Saskatchewan’s information and privacy commissioner is calling last year’s ransomware cyberattack on eHealth one of the province’s largest privacy breaches ever.
On Dec. 20, 2019, an SHA employee opened an infected Microsoft Word document on a personal device while the device was being charged by USB cord at their workstation.
Opening the document triggered a Ryuk ransomware attack between Dec. 20, 2019, and Jan. 5, 2020, a news release from privacy commissioner Ron Kruzeniski’s office published on Friday said.
Kruzeniski found the attack affected some 50 million files and about 5.5 million of those files may have contained personal information and/or personal health information.
“A minimum 547,145 files containing personal information and/or personal health information of citizens of Saskatchewan were either exposed to the malware or maliciously stolen from eHealth, SHA and [the ministry of] health,” the release said.
In total about 40 gigabytes of encrypted data was extracted. On Jan 21, 2020, eHealth discovered the files were sent to IP addresses in Germany and the Netherlands.
Kurzeniski concluded the information in the files was either exposed by the malware or outright stolen in one of Saskatchewan’s most significant privacy breaches ever.
“[The affected groups] have not been able to determine if it’s yours, or mine, or someone else’s,” Kruzeniski told CBC News.
“That is one of the added problems in this particular area, is the thieves have done it in such a way, how do you know exactly what they got?”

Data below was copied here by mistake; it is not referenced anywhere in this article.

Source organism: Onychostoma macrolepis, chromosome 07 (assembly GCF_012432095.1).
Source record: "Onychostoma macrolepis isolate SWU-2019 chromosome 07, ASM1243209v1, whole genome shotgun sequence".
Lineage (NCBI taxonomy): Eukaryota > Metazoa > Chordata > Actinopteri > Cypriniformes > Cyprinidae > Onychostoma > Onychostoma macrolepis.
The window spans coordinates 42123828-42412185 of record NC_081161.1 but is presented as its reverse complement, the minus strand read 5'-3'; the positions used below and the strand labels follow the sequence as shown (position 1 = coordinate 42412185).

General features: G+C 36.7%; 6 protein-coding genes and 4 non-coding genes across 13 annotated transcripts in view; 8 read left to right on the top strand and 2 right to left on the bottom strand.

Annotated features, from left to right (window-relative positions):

3 missed opportunities
The commissioner’s investigation found there were three critical opportunities where the ransomware could have been detected — two by eHealth and one by the SHA employee.
“Had these opportunities not have been missed, eHealth may have been able to detect the ransomware, shut down its systems and stop the extraction of data,” the release said.
He found eHealth did not give sufficient notification about the ransomware attack and that the SHA and Ministry of Health failed in their notification efforts because eHealth was too slow to notify them.
Kurzeniski said the employee who opened the infected email document had privacy-related training but ultimately lacked training in the SHA’s Acceptable Use of Information Technology Assets policy.
He said there were also previous warnings on the employee’s file that were not taken seriously by the employee or their bosses.
“New and better and bigger cyberattacks continue to occur,” he said, adding training in cybersecurity is a constant and ongoing process.
Independent review among calls
The commissioner made several calls for change on Friday, including requesting an independent review of governance, management and program from the minister of health based on concerns raised by the provincial auditor, SaskTel and his own report.
Kruzeniski called for eHealth specifically to conduct a comprehensive review of security protocols, and on the SHA and Ministry of Health to take immediate steps to provide mass notifications, including to media outlets.
He called on eHealth, the SHA and the Ministry of Health to work together to provide identity theft protection, including credit monitoring, to the affected individuals for at least five years in the event their information is found on the dark web.
He asked eHealth to review whether it should have 24-hour-a-day IT security staff in place to investigate potential threats in the future.
Kruzeniski called for eHealth and its partners to complete cybersecurity and privacy training on an annual basis.
“I think it’s extremely important that we as citizens expect that that work will be completed as soon as practical in the middle of a pandemic,” Kruzeniski said of his recommendations.
“I think it’s fair for us to accept that we should insist upon the highest standard of security when it comes to protecting the most sensitive information we have.”
eHealth released a report on the attack near the end of December and outlined some of the measures it was taking to boost security and prevent future ransomware attacks.